Can we live a good life without experience? by Chris Ranalli Epistemologist, value theorist and philosopher of mind at Vrije Universiteit Amsterdam. Robert Nozick argued desirable experiences weren’t sufficient for living a good life. But are they even necessary? If you could give up your conscious life to better achieve your dreams and ambitions, wouldn’t you still be living a good life? An artificial or even an unnatural life can be one that is worth living, write Chris Ranalli. Do you need conscious experience to live a good life? On its face, this sounds like an absurd question. For experience, you … Continue reading Erasing consciousness
New research examines geographical effects on people’s happiness. by Mark Travers Ph.D. A long-standing debate in the field of psychology has been whether moving to a new location makes people happier. One school of thought says yes. In fact, it may be exactly the type of “fresh start” people need to re-calibrate their happiness. Another suggests that while a move might provide us with a temporary lift in mood, it is most common for our happiness to return to its baseline, pre-move level. A new analysis provided in this year’s World Happiness Report adds context to this unsettled debate. The authors of the report, led by a … Continue reading Would Moving to a New City or Country Make You Happier?
by Justin MacLachlan, The Mind Unleashed Waking Times An astrophysicist at the University of Bologna and a neurosurgeon at the University of Verona have claimed that the brain resembles the universe. The two Italian researchers came up with the galaxy-brain theory that is out of this world: The structures of the perceptible universe, they say, are astonishingly comparable to the neuronal networks of the human brain. University of Bologna astrophysicist Franco Vazza and University of Verona neurosurgeon Alberto Feletti document the extraordinary similarities between the cosmic network of galaxies and the complex web of neurons in the human brain. The detailed … Continue reading SCIENTISTS: THE HUMAN BRAIN AND THE ENTIRE UNIVERSE HAVE ODD SIMILARITIES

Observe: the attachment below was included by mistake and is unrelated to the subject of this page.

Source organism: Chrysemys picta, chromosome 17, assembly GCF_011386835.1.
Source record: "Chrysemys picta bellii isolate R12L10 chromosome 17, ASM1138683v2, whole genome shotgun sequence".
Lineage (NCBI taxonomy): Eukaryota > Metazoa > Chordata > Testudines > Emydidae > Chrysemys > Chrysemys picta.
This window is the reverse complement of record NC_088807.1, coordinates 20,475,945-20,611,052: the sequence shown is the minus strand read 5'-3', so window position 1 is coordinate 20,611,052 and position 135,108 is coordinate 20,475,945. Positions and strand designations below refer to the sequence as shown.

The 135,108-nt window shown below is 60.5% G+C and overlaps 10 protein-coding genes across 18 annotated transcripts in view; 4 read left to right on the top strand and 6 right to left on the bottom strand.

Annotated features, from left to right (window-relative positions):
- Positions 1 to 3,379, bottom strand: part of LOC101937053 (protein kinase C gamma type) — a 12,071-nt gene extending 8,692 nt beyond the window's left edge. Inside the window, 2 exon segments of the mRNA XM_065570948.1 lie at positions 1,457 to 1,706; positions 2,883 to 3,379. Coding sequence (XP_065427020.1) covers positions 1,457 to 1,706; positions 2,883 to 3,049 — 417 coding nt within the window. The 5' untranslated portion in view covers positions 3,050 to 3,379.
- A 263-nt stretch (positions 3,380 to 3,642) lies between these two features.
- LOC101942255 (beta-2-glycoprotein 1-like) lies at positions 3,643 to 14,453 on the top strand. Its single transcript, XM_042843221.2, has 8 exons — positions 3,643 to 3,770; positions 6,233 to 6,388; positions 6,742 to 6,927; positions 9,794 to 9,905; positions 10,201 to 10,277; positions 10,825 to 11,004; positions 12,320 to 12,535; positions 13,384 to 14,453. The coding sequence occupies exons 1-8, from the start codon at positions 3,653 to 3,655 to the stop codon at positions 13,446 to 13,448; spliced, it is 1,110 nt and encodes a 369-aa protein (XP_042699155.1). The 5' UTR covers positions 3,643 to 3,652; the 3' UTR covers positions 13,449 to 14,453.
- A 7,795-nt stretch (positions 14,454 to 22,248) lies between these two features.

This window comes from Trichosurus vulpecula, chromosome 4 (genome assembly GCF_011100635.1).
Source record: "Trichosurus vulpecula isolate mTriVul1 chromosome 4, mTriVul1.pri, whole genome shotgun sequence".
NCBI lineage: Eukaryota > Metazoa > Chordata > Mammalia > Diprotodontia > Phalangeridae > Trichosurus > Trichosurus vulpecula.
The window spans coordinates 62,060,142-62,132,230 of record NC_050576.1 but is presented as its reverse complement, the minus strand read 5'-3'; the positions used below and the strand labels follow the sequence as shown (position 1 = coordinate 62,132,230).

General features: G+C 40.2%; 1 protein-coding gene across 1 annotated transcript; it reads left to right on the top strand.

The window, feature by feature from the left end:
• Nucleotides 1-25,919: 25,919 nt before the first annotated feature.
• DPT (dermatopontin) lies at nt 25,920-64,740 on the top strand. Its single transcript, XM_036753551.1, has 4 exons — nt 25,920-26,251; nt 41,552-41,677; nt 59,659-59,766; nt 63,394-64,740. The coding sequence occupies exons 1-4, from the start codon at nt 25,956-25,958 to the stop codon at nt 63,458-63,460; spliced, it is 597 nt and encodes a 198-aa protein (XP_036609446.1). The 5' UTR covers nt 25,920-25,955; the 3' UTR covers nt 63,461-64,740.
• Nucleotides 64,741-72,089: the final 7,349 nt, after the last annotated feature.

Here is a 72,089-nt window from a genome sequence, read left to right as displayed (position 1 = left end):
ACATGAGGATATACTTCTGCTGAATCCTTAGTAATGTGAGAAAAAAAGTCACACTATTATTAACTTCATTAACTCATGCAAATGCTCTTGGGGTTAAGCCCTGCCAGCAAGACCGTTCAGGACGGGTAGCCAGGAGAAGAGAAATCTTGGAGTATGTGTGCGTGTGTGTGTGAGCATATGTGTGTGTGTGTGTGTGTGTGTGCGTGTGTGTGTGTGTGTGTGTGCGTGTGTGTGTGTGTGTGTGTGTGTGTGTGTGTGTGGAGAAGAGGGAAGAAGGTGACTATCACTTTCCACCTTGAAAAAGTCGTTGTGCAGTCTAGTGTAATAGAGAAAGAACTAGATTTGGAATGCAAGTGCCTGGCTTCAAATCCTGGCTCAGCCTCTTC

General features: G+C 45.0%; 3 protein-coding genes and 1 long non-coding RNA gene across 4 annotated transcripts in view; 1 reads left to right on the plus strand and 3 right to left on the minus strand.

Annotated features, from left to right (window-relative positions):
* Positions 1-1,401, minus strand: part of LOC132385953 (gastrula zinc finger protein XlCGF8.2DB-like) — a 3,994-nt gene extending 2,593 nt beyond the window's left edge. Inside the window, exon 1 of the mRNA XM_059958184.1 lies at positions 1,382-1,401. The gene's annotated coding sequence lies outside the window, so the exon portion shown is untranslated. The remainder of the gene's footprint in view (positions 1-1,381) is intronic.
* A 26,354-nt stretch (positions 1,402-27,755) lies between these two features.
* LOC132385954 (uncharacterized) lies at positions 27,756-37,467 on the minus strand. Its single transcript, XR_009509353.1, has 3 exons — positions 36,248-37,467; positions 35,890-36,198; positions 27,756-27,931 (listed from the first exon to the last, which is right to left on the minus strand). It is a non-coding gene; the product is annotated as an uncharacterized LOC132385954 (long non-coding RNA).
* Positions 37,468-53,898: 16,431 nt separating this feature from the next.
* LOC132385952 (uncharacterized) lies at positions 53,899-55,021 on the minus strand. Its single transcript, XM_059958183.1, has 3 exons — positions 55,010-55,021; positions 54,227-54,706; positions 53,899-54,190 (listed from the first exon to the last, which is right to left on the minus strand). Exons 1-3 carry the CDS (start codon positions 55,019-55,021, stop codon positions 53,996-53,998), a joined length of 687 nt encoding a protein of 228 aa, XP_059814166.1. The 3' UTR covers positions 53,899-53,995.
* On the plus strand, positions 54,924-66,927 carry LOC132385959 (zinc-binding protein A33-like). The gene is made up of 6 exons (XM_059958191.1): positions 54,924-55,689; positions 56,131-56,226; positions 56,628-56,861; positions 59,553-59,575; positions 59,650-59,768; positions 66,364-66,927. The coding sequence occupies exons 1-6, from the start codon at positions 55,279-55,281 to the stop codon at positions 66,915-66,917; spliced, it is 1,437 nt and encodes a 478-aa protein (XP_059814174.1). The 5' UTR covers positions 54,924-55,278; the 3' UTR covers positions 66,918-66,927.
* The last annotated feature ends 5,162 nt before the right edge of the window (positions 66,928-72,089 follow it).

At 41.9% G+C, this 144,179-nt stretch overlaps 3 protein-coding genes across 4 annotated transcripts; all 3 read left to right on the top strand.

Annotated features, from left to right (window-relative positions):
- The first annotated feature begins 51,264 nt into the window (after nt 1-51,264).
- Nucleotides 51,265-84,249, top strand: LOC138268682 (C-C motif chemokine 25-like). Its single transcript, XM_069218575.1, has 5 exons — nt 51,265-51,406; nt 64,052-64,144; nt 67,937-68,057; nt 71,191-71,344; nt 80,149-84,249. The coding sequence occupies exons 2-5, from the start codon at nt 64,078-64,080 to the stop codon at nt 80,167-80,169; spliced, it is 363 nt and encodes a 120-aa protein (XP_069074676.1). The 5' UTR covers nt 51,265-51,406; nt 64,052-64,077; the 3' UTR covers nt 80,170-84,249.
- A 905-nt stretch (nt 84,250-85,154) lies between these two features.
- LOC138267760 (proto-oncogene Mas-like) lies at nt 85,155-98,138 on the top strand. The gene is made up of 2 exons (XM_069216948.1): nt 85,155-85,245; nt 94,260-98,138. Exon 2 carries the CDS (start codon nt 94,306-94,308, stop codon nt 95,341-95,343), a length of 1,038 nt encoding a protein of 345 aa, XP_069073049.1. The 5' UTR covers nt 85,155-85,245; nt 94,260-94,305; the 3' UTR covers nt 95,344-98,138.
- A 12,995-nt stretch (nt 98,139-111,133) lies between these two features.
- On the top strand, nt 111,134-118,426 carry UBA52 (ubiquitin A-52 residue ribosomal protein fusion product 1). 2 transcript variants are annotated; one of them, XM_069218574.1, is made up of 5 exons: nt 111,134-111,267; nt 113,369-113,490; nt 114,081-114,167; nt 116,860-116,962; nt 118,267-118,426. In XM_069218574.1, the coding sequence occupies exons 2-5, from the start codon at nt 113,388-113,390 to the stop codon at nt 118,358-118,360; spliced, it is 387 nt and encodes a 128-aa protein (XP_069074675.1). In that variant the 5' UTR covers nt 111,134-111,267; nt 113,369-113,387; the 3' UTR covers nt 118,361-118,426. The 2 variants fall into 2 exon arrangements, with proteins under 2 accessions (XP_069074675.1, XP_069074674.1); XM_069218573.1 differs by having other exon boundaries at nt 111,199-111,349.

by MIKE MCRAE At the very core of your identity a kernel of self awareness combines memories of the past with the fleeting sensations of the present, and adds a touch of anticipation for the future. The question of whether this ongoing sense of ‘you’ is as robust as it feels has intrigued philosophers and psychologists throughout the ages. A new, small psychobiological study weighs in, looking at brain scans to conclude that at least some part of you is indeed consistent as you grow and age. “In our study, we tried to answer the question of whether we are … Continue reading Brain Scans Confirm There’s a Part of You That Remains ‘You’ Throughout Your Life
Almost every man watches porn. But in recent years, the proportion of women in the porn audience has been growing. What does this shift mean? DW asked a sociologist and an evolutionary biologist. Women do not usually watch porn. Or do they? According to recent surveys by popular porn websites such as PornHub and xHamster, nearly one-third of the porn-viewing audience is made up of women, and that share is increasing. First, let’s go a little into the science of the matter. The neurons that cause humans to become aroused by pornographic content are called mirror neurons. Mirror neurons make … Continue reading Women watch porn, too — but why?